Ok Really- In Defense of Reading

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I jokingly posted a funny video about how reading is important earlier this week. However, I figured I might as well share a little bit about reading more seriously, just because it is something I am passionate about.

I’m an English major. So I’m constantly reading. But even in those parameters I try to branch out and read for pleasure too, not just to try to absorb information as quickly as possible.

This week, for example, I managed to continue reading one of my new favorite book series, Blue Lily, Lily Blue, the third book in The Raven Cycle. But how did I manage that? Well, I’ll get down to that with a few easy tips on managing to get some reading time in.

1. Read what you like- if I was trying to make myself read a classic book, or something of a higher caliber, it never would have happened this week. I probably would have read a page or two and given up to go back to my Criminal Minds marathon. So reading an easy teen fiction fantasy book was a good choice.

2. Find a time that works and stick with it!– one of the best ways to keep reading is to get in the habit. For me it’s become a good pre-bedtime activity, helps me calm down and relax before I go to sleep better than television does. If I’m really interested in the book though, I like reading at the breakfast table while having my cereal and coffee.

3. Audiobooks– audiobooks are fantastic inventions I highly recommend. I love using them at the gym, or when cooking, or when driving. I survived my Shakespeare class last semester by listening to the plays usually while playing games on computer or phone, or even while drawing or coloring. It makes for a nice change of pace and gets that same literary joy in.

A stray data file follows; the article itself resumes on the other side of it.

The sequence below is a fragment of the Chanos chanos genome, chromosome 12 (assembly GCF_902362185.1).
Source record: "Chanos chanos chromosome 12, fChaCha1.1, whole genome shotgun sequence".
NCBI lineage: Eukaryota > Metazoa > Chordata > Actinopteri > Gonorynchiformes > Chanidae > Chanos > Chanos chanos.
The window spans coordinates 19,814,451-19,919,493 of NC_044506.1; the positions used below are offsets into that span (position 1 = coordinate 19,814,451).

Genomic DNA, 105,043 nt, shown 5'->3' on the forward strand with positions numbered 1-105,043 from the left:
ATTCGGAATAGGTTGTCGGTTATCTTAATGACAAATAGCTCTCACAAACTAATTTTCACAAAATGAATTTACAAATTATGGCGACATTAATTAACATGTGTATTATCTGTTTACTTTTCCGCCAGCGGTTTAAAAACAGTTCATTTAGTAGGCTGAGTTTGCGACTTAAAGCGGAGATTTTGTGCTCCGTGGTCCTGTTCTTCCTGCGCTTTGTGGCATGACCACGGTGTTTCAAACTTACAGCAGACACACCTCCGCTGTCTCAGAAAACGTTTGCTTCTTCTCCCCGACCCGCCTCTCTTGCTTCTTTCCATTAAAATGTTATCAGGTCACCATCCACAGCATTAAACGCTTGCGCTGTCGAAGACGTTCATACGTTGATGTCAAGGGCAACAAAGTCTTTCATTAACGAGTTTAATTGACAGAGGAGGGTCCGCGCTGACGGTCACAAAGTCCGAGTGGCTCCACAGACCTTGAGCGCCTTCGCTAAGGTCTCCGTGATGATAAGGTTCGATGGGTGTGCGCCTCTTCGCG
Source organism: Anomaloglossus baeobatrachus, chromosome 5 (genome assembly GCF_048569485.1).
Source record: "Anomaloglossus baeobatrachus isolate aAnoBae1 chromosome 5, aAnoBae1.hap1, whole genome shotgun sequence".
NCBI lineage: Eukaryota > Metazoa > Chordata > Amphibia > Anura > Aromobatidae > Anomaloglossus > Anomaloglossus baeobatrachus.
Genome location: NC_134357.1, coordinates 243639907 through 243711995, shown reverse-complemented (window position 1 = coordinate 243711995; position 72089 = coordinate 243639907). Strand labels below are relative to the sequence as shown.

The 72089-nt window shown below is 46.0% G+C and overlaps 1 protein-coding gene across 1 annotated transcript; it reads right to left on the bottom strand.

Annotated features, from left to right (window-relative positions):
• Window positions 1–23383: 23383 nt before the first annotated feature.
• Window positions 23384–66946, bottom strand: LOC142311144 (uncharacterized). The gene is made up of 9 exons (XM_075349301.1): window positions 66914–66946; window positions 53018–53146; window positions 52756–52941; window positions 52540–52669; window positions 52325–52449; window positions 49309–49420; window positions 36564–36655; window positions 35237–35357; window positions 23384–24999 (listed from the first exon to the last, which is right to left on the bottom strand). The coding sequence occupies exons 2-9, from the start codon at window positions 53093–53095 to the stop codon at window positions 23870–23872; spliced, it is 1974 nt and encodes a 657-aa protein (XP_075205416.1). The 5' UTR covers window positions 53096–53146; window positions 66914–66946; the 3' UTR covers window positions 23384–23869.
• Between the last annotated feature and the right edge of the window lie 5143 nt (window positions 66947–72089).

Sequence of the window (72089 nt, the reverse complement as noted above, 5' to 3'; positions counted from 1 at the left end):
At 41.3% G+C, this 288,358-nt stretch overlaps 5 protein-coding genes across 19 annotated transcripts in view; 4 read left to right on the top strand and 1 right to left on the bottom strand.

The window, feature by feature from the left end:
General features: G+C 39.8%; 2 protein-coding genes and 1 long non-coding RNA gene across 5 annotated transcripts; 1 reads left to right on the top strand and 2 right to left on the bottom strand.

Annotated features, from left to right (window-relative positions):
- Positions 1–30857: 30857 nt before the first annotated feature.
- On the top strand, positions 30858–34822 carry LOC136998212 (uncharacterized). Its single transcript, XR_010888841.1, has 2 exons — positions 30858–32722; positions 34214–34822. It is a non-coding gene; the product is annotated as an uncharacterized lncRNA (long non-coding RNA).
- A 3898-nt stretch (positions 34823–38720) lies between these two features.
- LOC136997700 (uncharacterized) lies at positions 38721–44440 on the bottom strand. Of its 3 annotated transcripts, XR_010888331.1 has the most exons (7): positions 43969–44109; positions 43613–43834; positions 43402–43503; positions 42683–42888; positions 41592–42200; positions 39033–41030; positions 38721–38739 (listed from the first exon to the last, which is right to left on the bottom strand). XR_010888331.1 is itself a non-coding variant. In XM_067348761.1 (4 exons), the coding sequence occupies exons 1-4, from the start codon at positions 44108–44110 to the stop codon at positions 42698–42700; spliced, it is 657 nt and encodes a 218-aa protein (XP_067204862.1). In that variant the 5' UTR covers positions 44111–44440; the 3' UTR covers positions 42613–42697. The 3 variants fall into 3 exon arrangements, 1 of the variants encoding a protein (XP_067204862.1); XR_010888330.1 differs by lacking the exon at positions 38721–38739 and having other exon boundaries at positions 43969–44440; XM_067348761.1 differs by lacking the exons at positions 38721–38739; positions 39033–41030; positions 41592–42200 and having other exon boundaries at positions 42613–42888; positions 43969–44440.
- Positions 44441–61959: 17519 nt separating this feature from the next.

4. Every bit counts– Even a few minutes a day is a great start, especially if you’re a busy person like me. Take stock of small bits of reading too.

5. Libraries are magical places– use libraries to your advantage. Ask for recommendations from librarians, or do online searches. Seriously, go to the library. Maybe make it a weekly occurrence if you can, or biweekly, or monthly depending on your reading speed.

6. Reward yourself– Maybe a good way to do it is say you have to read twenty pages before you open your computer for the day. Maybe you want to use reading as a check on the to do list before you allow yourself to get distracted. Find methods that work for you.

7. Reward in itself– If you are starting to really enjoy reading for fun (which hopefully if you’re finding the right types of books and spending time regularly pursuing that you should!), then I recommend using books as a bit of a reward in themselves. I personally motivate myself to get homework done by saying after it’s finished I can watch an episode of TV, but lately it’s started being a reward of reading either added or instead of the screen time. And I’m finding I’m enjoying it and looking forward to getting alone time with a book. My roommate even had to hide my book yesterday because I was worried I might be tempted to ditch homework instead.

My roommate hid my book from me so I’d do homework instead!

So voila, a few easy tips to get you going on improving your language skills, and writing skills, and all the other wonderful things that books can do for you.

How do you get yourself to read? What are some challenges to you personally in picking up a book? Share whatever thoughts you have! I always love to hear from readers.

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1 Comment

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One response to “Ok Really- In Defense of Reading

  1. I never have to make myself read. Stopping is my problem. There’s been so few times I’ve read a book I couldn’t get into. When that happens, I set an amount of pages to read per day. Something like ten. Then I read my ten and go get another book I’ll like. That way I do finish the first one. Even if I don’t like it.

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